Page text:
A’s management announced an intention to
build a new ballpark in the above area near
Laney College in
OAKLAND CITY COUNCIL
Legislation that would have placed short-term controls aimed at hindering speculative real estate moves in and around the proposed A’s ballpark near Laney College was put on hold Tuesday by the Oakland City Council Community and Economic Development Committee.
The ordinance authored by Councilmember Abel Guillen proposes to place a temporary two-year zoning overlay on the Chinatown/East Lake neighborhoods in order to limit demolition of buildings, construction of parking lots and plans for large-scale developments in anticipation of the team building at the site.
In the months following the announcement by the A’s to seek the Peralta site for construction of a roughly 35,000-seat ballpark, Guillen, who represents the area in District 2, has expressed consternation over the potential for real estate speculators to swoop in and set the stage for displacement of existing residents, many of which are immigrants.
But the committee members voiced concerns over whether the proposed ordinance was fully baked. “I just don’t understand the sense of urgency since there is no development and the Peralta board hasn’t made a decision [on whether to lease or sell the land to the A’s],” said Councilmember Larry Reid. Instead, he urged Guillen to conduct further outreach to all voices in the community. “The way it is right now, if you ask me to vote on it, I just couldn’t do it,” he said.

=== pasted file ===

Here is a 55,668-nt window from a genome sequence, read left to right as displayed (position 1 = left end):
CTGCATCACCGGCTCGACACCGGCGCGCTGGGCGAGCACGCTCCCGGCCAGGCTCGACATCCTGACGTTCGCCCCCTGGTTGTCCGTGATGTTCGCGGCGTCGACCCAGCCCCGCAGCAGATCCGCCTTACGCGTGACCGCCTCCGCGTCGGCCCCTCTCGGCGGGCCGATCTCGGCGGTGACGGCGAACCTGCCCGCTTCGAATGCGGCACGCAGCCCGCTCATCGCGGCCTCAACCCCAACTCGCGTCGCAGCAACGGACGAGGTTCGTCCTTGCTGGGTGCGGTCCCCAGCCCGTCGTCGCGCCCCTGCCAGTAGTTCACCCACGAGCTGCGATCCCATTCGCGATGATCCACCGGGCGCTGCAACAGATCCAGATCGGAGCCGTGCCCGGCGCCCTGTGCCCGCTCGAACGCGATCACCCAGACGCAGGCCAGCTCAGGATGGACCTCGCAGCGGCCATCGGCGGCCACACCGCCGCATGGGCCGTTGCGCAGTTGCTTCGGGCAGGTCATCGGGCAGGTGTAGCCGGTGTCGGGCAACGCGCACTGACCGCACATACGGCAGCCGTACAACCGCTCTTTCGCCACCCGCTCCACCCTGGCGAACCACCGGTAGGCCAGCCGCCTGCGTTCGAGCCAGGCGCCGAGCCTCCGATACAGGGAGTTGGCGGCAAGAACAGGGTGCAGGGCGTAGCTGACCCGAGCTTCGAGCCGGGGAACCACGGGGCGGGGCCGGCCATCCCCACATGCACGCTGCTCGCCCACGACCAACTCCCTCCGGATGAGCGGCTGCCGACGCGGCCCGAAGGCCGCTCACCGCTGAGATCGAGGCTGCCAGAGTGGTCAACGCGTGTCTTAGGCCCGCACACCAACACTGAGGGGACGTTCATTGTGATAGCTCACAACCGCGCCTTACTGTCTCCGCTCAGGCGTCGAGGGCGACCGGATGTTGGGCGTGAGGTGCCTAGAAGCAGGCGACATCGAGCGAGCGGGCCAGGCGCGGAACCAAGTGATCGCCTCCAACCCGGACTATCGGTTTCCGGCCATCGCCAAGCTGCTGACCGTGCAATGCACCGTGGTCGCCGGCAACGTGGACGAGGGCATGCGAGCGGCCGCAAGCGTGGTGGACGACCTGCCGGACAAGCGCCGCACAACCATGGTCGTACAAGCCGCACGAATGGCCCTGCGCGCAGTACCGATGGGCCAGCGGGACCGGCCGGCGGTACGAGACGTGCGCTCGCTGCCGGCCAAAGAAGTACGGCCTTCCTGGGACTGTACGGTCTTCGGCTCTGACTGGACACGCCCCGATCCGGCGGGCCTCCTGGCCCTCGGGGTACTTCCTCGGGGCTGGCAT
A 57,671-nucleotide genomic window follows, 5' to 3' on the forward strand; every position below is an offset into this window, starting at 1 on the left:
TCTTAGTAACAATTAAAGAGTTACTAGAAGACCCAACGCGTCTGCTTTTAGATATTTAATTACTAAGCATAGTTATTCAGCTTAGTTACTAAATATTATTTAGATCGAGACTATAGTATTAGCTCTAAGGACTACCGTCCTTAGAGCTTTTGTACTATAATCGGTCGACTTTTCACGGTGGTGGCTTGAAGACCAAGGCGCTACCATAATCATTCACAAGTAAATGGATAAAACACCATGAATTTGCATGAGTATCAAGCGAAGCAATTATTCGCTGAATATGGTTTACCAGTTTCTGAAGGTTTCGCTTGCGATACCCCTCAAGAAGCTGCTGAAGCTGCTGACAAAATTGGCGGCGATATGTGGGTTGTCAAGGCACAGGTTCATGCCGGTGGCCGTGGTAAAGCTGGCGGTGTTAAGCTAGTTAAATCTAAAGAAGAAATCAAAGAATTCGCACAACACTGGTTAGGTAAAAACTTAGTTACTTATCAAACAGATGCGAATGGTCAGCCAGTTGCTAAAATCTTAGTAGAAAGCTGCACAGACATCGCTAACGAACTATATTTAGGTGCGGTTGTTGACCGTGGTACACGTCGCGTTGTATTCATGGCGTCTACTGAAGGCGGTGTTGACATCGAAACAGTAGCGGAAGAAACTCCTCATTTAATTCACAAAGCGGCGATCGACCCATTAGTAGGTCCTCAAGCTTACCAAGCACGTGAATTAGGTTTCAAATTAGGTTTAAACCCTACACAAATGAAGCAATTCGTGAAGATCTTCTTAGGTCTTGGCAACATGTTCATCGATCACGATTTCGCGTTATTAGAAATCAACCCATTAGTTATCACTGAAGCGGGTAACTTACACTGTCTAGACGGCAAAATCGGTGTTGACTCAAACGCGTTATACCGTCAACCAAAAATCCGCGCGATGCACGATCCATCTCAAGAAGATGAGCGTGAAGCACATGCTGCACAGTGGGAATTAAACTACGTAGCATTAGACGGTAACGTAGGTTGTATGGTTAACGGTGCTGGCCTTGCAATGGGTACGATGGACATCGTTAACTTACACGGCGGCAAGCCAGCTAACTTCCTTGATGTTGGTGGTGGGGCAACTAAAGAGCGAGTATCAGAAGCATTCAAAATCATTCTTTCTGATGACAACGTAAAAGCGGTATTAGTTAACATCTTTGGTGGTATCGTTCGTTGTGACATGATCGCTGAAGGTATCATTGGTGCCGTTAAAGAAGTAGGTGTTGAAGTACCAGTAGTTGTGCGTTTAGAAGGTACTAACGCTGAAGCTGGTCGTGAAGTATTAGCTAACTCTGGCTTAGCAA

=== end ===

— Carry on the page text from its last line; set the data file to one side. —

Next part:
Reid, though, later expressed support for the team to build its new ballpark at the existing Coliseum site. He told the committee that he recently stated to A’s President Dave Kaval that, in fact, the Peralta location is the “worst site you could pick.”
The proposed zoning overlay would include areas between Franklin Street, Lake Merritt and Interstate 880 to the south and remain for two years or until permanent rules are enacted, said city staff. Demolitions in the area would require additional review and apply to all buildings. A similar overlay exists in West Oakland intended to reserve low-cost, non-historical warehouses for use by those in the makers community.
In addition, new large developments, which might typically be under the purview of the city’s planners, would instead be reviewed by the Planning Commission. Construction of newly-paved parking lots would also be limited under Guillen’s plan, which he said was created after meeting with local stakeholders over the past two months.
Guillen told the committee that the restrictions were needed now in order to dissuade speculators and protect vulnerable residents. The Peralta Community College Board of Trustees will also begin laying out its potential year-long process for determining its actions on whether to lease or sell the property to the A’s, said Guillen, thereby necessitating the city to keep ahead of speculators.
Greg McConnell, a representative for the Oakland Jobs and Housing Coalition, said Guillen’s proposal is a rush job that excluded property owners from the conversation and is tantamount to a moratorium on development.
There’s no evidence of speculation within the proposed ballpark area, McConnell added. “We understand that there are people in that community that need to be protected,” he told the committee, and a solution could be achieved through outreach with property owners.
Councilmember Lynette Gibson McElhaney, like other committee members said she supports the general proposal, but expressed concern the plan might hold some unintended consequences for her district across the freeway from the Peralta site.